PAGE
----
Mike is a comedian. He has that Southern-accent-Will Rogers-young type comedy. He’s a no-nonsense worker, though. He does the job he was hired to do, and if he sings a song he does a good job. He never tries to impress anyone—he’d wear old jeans and his buckskin jacket to meet an important millionaire. Very real, doesn’t change to impress anyone.
Peter is sorta like the character he plays on the show, only more intellectual. He’s kind of quiet, usually reading. Sometimes he’ll go into the studio and practice his music theory on the piano. He’s “Greenwich Village,” whatever that means… like, he comes to sessions wearing no socks, tennis shoes and an old sweatshirt. He’s a great one for quoting from books he’s read—he’ll come up with a giant quotation at the drop of a hat.
They’re all so different, really, but they mesh very nicely. Their differences make them stronger as a group, not weaker.
Changes? We haven’t noticed any. They’re just like they were when we first met them—great!!
BOYCE AND HART: By Judith Sims (songwriter and producer for no one but she can spot a groovy man with no trouble at all, and herein she spots—and even talks to—two groovy men.)
I was hurrying dwn [sic] Sunset Blvd. fearful that I was late for my interview with Boyce and Hart, when Boyce himself appeared on the same sidewalk, advancing hungrily towards a coffee shop. Even if I hadn’t recognized him as Tommy Boyce, I would certainly have noticed him—the photos should explain why. He was accompanied by a New York friend named John, and the three of us continued the hungry advance on said coffee shop. (Interviewees who feed me are almost always assured of receiving my undying devotion and gratitude… not that they want it…) Bobby Hart, also a very noticeable young man, joined us shortly thereafter.
We cleaned several plates and emptied various cups and glasses, then went up to the Screen Gems Music Publisher’s office. The walnut paneled and black-leather-chaired conference room to be exact.
The Boyce-Hart background has already been set forth in a lengthy bio, courtesy of their press agent, Derek Taylor. Since I had not read this copious bio (which is always embarrassing), they patiently explained their early years.
Born at opposite ends of the country (Tommy in Charlottesville, Va., and Bobby in Phoenix, Ariz.), they met in Los Angeles. Of course. Tommy (with family) had moved to LA at age 12. Then, still in high school, he wrote “Be My Guest,” which Fats Domino recorded and rode to number one in the nation. Bobby (without family) came to Hollywood when he was 19—to be a singing star. He didn’t—but he did meet Tommy, and they started writing together on weekends. Then Tommy took off for New York, where he spent some lean, but eventually profitable, years still writing songs. Bobby, meanwhile, began touring with Teddy Randazzo’s band as a singer. When he wasn’t singing, he wrote “Hurt So Bad” with Teddy which was a hit for Little Anthony and the Imperials.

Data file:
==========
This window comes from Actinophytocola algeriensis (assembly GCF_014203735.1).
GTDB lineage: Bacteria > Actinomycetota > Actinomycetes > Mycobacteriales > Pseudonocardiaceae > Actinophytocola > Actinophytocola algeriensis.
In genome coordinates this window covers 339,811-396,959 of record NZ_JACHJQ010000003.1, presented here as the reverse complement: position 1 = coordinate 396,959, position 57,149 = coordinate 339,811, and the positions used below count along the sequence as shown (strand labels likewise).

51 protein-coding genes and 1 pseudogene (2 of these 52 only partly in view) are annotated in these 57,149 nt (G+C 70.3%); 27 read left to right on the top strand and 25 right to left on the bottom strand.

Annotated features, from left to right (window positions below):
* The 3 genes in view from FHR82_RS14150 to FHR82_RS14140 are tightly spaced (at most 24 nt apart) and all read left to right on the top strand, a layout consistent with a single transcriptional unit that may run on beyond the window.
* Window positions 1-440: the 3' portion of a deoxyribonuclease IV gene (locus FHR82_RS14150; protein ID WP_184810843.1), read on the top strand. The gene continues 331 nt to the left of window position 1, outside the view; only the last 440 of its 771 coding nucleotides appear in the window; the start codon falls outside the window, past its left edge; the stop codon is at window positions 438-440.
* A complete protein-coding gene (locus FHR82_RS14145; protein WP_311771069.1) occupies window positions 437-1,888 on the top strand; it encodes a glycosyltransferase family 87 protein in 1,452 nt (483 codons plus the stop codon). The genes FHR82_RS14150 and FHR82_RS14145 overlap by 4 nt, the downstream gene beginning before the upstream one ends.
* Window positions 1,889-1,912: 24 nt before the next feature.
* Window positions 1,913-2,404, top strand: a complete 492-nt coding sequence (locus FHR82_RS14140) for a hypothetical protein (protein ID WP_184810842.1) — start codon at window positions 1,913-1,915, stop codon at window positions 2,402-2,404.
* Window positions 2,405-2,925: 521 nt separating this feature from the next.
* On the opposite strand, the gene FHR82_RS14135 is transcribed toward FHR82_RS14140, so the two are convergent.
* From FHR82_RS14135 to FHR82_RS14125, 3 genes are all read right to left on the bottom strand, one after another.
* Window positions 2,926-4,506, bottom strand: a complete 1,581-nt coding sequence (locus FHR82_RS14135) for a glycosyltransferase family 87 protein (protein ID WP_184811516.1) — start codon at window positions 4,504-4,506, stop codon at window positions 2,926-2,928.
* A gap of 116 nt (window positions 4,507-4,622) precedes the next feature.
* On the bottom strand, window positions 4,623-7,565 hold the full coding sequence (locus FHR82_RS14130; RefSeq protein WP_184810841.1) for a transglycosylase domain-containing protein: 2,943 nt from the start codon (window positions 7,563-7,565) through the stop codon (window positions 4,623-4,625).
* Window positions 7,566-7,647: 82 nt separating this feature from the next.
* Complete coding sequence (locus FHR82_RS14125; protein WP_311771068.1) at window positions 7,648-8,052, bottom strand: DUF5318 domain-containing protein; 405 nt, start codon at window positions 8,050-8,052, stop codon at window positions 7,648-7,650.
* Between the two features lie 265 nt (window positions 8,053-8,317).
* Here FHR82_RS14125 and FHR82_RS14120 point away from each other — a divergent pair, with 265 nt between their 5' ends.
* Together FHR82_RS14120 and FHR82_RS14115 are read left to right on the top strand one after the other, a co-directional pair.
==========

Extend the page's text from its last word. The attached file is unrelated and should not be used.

Their paths crossed again, this time in New York; and that’s when and where they really started happening. They wrote “Come a Little Bit Closer”; you may recall that Jay and the Americans recorded it. A number one song. That song prompted Screen Gems Publishing Company to hire them as composers and send them back to the West Coast. They came willingly.
Two months after they arrived they wrote and produced another hit (and there are lots more to come!): “Peaches and Cream” by the Ikettes.
“We wrote ‘Peaches and Cream’ for the Newbeats,” Tommy said, “but they decided it was too much like ‘Bread and Butter.’ We knew it was a hit song, so we decided to find a girl group to sing it; that way no one could say we were copying the Newbeats.”
Bobby explained that they got into the production end of the business by cutting demo records of their songs to show to prospective publishers or singers. “That was like producing on a small scale.”
Before their bonanza with the Monkees, they also wrote and produced the themes for “Action” tv show and LA’s local “Shebang” tv show, plus working on all the Dick Clark shows. They are now “established,” to say the least. Also rich. Also very busy!
“Before, we’d get an idea, write a song, then hope to find an artist to record it. Now we do things on assignment, like an artist will have us write a song for him and produce it.”
“We produce everything we write, but everything we produce isn’t necessarily our stuff. For instance, we just finished producing a Del Shannon album for Liberty.”
“Writing still makes most of our time; we write all our songs together, but we don’t spend 24 hours a day in each other’s company. One of us usually has the initial idea, and then we work it out together. Bobby got the idea for ‘Last Train to Clarksville’ while driving to work one morning. He sang the first line or two to me, and I liked it and we started in.”
“Tommy had probably finished three-fourths of ‘She’ before he showed it to me,” added Bobby.
Both of them read music as well as write, do most if not all of the arranging, produce it—and, as if that weren’t quite enough, they’re currently working on plans to perform with a group they’ve known for some time—the Candy Store Prophets. Some of you may have seen them on recent Monkee tours. The band consists of a bass player, Larry Taylor drummer, Billy Lewis, and Bobby on organ and vocals. Tommy will join them on guitar and vocals. They’re also negotiating for a recording contract. Besides the Monkee pilot, Tommy’s voice has been heard singing the “Action” theme, but they have not yet actually recorded.
At the age of 24, they each have several gray hairs and a great deal of success.
They wear both very well.